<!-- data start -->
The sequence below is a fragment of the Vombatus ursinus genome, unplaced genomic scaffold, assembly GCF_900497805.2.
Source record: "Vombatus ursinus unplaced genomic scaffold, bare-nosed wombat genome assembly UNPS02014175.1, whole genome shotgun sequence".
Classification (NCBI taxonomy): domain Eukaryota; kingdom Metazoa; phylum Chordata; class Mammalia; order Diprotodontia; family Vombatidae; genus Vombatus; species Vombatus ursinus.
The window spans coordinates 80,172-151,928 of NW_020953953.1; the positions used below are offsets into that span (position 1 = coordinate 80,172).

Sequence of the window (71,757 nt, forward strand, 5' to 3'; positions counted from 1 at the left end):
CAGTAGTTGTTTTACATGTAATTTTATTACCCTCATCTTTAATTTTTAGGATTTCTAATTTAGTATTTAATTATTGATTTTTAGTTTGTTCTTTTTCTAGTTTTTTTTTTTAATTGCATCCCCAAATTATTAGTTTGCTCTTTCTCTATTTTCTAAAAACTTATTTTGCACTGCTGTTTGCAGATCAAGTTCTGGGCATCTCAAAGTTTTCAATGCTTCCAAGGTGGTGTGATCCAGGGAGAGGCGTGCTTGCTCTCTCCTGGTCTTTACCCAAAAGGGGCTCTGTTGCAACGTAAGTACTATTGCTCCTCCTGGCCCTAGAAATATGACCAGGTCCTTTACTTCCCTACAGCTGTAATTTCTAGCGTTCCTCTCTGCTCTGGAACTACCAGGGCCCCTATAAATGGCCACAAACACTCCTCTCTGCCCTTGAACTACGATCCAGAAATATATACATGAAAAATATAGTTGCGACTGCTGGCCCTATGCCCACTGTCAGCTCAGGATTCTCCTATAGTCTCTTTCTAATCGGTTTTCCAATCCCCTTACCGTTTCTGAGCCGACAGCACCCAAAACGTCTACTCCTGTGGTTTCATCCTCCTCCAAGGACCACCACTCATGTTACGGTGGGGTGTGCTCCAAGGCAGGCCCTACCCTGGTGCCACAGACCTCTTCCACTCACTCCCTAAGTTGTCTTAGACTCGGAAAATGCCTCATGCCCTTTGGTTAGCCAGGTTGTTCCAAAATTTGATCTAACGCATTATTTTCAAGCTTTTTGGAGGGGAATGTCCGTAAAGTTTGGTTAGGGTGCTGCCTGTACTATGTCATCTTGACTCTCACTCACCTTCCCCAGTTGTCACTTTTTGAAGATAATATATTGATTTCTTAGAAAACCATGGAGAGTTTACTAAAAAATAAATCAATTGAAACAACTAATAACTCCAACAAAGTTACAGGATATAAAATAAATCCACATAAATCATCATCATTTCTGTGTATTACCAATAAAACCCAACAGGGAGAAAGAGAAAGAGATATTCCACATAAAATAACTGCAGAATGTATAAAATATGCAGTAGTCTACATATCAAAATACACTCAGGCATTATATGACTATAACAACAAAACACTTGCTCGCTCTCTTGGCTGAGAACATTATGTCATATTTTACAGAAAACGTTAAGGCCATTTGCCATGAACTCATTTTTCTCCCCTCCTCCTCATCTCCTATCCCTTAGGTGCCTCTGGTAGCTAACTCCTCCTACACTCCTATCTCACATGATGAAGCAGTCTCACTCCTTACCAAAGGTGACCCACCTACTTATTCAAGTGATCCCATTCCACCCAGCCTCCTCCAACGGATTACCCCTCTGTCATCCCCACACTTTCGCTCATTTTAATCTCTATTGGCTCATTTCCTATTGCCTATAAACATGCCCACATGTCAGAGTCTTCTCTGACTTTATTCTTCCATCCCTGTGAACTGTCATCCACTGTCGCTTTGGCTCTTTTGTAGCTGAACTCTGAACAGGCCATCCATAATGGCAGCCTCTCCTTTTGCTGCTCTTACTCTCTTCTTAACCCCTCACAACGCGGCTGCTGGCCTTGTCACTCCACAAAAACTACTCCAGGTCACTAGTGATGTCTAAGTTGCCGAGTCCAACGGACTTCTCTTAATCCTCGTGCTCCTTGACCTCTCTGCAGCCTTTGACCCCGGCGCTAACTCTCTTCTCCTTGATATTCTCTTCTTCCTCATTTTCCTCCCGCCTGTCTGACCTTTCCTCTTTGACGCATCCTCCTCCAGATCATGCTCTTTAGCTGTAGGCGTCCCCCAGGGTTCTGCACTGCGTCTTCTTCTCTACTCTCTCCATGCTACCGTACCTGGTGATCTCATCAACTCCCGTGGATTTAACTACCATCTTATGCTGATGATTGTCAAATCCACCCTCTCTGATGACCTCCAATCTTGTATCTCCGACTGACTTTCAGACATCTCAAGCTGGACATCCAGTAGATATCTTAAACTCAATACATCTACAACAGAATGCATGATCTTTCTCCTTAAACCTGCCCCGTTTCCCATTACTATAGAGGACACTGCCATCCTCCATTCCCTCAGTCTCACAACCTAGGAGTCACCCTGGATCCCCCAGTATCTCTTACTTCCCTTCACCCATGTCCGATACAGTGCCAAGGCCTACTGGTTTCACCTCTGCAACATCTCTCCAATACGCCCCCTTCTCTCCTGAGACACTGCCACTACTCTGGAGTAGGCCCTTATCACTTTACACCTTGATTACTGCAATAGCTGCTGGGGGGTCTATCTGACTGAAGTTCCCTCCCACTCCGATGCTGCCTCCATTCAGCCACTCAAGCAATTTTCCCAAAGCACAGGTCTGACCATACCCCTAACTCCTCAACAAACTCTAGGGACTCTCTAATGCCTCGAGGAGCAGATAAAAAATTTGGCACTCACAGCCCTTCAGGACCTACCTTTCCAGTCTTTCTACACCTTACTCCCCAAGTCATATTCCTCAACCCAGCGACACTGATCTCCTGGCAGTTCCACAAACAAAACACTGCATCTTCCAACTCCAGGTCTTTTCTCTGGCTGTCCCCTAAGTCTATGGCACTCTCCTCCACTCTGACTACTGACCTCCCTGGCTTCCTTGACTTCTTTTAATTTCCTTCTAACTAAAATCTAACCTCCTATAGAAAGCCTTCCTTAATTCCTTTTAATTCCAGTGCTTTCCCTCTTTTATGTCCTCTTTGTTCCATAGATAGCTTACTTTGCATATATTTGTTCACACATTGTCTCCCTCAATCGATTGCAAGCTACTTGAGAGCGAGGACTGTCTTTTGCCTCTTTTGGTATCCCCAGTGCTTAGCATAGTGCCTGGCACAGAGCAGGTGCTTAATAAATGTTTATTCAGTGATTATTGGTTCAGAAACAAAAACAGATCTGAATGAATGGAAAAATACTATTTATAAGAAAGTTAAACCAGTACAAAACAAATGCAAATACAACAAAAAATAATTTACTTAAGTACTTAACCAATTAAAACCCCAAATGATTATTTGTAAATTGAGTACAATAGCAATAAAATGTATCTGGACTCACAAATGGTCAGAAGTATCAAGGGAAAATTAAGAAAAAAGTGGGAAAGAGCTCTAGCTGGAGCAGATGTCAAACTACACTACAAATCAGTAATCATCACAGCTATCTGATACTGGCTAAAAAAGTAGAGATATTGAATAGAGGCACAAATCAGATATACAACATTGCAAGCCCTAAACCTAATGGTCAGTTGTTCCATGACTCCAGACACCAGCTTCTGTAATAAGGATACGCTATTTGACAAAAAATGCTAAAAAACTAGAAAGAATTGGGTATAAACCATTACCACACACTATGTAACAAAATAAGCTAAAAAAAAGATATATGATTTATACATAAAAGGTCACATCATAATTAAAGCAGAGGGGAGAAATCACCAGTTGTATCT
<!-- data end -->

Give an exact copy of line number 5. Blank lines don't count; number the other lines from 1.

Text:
Sequence of the window (71,757 nt, forward strand, 5' to 3'; positions counted from 1 at the left end):